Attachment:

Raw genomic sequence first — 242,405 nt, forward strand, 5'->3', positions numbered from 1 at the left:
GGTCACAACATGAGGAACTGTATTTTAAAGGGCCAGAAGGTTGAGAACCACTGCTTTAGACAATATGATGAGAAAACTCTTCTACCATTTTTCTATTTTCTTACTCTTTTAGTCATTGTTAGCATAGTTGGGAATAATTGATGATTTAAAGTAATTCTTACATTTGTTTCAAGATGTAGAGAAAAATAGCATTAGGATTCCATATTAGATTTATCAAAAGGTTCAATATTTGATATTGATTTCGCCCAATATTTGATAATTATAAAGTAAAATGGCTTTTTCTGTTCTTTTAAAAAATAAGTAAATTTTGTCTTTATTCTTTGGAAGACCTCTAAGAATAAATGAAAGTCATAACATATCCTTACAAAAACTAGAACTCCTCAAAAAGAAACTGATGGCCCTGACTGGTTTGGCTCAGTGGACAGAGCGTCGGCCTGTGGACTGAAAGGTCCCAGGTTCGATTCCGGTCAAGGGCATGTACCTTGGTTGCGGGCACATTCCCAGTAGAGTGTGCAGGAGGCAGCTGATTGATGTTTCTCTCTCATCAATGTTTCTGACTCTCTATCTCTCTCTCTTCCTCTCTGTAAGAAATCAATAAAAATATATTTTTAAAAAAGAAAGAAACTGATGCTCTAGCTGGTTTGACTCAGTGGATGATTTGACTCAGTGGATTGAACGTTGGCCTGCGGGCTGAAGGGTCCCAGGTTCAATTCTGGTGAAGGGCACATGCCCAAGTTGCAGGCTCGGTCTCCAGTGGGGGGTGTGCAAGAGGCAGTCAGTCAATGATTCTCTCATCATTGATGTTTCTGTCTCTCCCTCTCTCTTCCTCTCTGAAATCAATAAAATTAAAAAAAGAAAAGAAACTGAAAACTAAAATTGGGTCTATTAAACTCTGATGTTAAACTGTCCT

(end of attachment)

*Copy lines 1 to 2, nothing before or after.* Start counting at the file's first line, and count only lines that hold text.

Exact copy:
Raw genomic sequence first — 242,405 nt, forward strand, 5'->3', positions numbered from 1 at the left:
GGTCACAACATGAGGAACTGTATTTTAAAGGGCCAGAAGGTTGAGAACCACTGCTTTAGACAATATGATGAGAAAACTCTTCTACCATTTTTCTATTTTCTTACTCTTTTAGTCATTGTTAGCATAGTTGGGAATAATTGATGATTTAAAGTAATTCTTACATTTGTTTCAAGATGTAGAGAAAAATAGCATTAGGATTCCATATTAGATTTATCAAAAGGTTCAATATTTGATATTGATTTCGCCCAATATTTGATAATTATAAAGTAAAATGGCTTTTTCTGTTCTTTTAAAAAATAAGTAAATTTTGTCTTTATTCTTTGGAAGACCTCTAAGAATAAATGAAAGTCATAACATATCCTTACAAAAACTAGAACTCCTCAAAAAGAAACTGATGGCCCTGACTGGTTTGGCTCAGTGGACAGAGCGTCGGCCTGTGGACTGAAAGGTCCCAGGTTCGATTCCGGTCAAGGGCATGTACCTTGGTTGCGGGCACATTCCCAGTAGAGTGTGCAGGAGGCAGCTGATTGATGTTTCTCTCTCATCAATGTTTCTGACTCTCTATCTCTCTCTCTTCCTCTCTGTAAGAAATCAATAAAAATATATTTTTAAAAAAGAAAGAAACTGATGCTCTAGCTGGTTTGACTCAGTGGATGATTTGACTCAGTGGATTGAACGTTGGCCTGCGGGCTGAAGGGTCCCAGGTTCAATTCTGGTGAAGGGCACATGCCCAAGTTGCAGGCTCGGTCTCCAGTGGGGGGTGTGCAAGAGGCAGTCAGTCAATGATTCTCTCATCATTGATGTTTCTGTCTCTCCCTCTCTCTTCCTCTCTGAAATCAATAAAATTAAAAAAAGAAAAGAAACTGAAAACTAAAATTGGGTCTATTAAACTCTGATGTTAAACTGTCCT